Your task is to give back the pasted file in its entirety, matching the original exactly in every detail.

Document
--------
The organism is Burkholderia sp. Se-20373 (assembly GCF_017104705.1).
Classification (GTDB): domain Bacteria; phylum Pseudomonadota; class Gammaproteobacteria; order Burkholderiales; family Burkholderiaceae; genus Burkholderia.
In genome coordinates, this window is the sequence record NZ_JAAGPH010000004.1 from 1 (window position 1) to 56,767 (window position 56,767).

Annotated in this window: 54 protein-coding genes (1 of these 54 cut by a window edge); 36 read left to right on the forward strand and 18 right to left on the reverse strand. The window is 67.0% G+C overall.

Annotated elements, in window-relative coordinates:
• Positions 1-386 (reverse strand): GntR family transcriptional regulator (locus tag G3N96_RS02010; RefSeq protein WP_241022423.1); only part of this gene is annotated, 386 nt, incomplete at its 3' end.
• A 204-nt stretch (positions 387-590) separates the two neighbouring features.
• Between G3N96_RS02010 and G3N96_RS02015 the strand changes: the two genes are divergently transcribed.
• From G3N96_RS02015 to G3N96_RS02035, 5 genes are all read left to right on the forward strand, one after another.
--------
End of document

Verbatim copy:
The organism is Burkholderia sp. Se-20373 (assembly GCF_017104705.1).
Classification (GTDB): domain Bacteria; phylum Pseudomonadota; class Gammaproteobacteria; order Burkholderiales; family Burkholderiaceae; genus Burkholderia.
In genome coordinates, this window is the sequence record NZ_JAAGPH010000004.1 from 1 (window position 1) to 56,767 (window position 56,767).

Annotated in this window: 54 protein-coding genes (1 of these 54 cut by a window edge); 36 read left to right on the forward strand and 18 right to left on the reverse strand. The window is 67.0% G+C overall.

Annotated elements, in window-relative coordinates:
• Positions 1-386 (reverse strand): GntR family transcriptional regulator (locus tag G3N96_RS02010; RefSeq protein WP_241022423.1); only part of this gene is annotated, 386 nt, incomplete at its 3' end.
• A 204-nt stretch (positions 387-590) separates the two neighbouring features.
• Between G3N96_RS02010 and G3N96_RS02015 the strand changes: the two genes are divergently transcribed.
• From G3N96_RS02015 to G3N96_RS02035, 5 genes are all read left to right on the forward strand, one after another.